We all have at least some musical talent. But very few of us can play the piano like Vladimir Horowitz. His talent was rarefied, and at the tail end of the bell curve of musical ability – that tiny sliver of the distribution where you find the true outliers. Outliers also exist with natural events: hurricane Katrina, for example, or the asteroid that wiped out the dinosaurs. Such events are rare, but they often have outsized effects.
In this hour we imagine the unimaginable – including the unexpected events labeled “black swans” – and how we weigh the risk for any of them. Also, how a supervolcano explosion at Yellowstone National Park could obliterate the western U.S. but shouldn’t stop you from putting the park on your vacation itinerary.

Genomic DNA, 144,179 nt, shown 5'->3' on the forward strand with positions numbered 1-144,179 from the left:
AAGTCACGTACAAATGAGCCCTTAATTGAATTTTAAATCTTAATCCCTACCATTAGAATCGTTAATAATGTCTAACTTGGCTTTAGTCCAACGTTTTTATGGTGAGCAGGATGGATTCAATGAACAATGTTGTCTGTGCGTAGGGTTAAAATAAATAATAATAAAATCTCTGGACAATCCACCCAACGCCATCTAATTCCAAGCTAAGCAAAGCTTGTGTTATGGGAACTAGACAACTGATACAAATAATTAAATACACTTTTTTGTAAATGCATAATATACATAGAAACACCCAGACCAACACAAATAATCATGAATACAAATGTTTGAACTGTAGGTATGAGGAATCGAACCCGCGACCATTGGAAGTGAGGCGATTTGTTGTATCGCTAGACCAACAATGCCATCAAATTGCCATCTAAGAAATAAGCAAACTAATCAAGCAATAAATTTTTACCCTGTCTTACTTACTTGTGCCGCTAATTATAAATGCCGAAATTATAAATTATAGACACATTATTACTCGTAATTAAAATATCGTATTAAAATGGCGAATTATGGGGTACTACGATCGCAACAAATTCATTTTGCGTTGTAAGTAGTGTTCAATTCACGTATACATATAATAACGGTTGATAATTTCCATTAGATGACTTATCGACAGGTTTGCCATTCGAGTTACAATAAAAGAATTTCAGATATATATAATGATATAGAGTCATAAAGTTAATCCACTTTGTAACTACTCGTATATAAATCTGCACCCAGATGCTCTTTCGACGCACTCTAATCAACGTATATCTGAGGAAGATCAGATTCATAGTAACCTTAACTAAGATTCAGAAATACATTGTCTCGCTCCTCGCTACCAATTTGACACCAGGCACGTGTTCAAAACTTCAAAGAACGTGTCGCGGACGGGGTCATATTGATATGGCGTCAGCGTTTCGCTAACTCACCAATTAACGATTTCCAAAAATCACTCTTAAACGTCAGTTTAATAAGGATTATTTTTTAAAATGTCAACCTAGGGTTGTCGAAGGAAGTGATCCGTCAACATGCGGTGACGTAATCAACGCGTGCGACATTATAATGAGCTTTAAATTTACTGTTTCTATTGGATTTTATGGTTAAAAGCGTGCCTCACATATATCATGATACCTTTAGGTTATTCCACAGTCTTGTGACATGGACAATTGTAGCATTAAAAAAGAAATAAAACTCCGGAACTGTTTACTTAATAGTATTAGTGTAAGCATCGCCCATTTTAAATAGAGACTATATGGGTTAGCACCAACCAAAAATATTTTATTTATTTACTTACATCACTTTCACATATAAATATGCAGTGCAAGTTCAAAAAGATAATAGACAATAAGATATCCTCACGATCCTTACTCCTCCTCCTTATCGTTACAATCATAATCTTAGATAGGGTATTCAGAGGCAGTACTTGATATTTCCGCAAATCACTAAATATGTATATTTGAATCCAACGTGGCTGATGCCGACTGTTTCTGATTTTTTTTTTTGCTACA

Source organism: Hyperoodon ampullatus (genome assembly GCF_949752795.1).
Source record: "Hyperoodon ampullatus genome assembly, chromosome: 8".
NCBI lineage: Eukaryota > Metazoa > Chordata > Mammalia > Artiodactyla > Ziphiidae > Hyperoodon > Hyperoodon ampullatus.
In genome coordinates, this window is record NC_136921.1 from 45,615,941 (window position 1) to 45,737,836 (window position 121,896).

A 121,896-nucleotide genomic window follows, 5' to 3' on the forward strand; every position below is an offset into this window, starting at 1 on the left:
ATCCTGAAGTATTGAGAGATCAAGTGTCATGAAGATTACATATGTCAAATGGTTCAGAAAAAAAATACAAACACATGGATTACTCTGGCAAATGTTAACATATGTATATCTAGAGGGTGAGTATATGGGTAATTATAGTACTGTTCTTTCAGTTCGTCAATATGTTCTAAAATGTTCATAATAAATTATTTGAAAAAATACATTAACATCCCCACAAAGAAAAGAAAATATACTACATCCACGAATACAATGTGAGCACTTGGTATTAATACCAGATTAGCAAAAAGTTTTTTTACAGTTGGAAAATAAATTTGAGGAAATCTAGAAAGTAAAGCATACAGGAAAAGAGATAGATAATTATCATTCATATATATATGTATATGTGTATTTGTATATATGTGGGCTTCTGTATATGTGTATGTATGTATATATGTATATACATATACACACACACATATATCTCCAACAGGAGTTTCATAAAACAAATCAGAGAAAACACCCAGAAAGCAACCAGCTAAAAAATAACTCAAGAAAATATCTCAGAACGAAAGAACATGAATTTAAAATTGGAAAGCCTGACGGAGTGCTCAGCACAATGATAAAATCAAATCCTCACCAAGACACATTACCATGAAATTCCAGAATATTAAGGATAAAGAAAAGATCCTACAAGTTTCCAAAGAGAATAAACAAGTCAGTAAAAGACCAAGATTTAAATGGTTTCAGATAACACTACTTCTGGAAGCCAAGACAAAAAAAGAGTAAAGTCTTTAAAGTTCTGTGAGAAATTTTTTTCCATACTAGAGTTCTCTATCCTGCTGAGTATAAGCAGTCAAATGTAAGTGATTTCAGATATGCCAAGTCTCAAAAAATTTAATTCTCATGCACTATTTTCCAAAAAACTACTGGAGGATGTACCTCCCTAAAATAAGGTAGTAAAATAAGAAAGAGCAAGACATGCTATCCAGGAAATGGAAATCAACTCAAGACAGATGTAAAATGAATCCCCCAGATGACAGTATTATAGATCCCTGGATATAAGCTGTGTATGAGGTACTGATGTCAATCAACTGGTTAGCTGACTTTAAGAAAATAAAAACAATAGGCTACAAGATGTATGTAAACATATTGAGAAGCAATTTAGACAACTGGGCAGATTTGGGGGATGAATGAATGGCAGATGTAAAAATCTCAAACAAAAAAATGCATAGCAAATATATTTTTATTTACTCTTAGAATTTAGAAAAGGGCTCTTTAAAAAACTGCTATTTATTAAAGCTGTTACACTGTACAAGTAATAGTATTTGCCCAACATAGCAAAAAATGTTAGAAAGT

• Donald Prothero – Paleontologist, geologist, author of many books, among them, Catastrophes!: Earthquakes, Tsunamis, Tornadoes, and Other Earth-Shattering Disasters
• Dawn Balmer – Ornithologist at the British Trust for Ornithology
• Jake Lowenstern – Geologist, USGS, Scientist-in-Charge of the Yellowstone Volcano Observatory
• Hank Heasler – Yellowstone National Park geologist
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• Andrew Maynard – Director of the Risk Science Center at the University of Michigan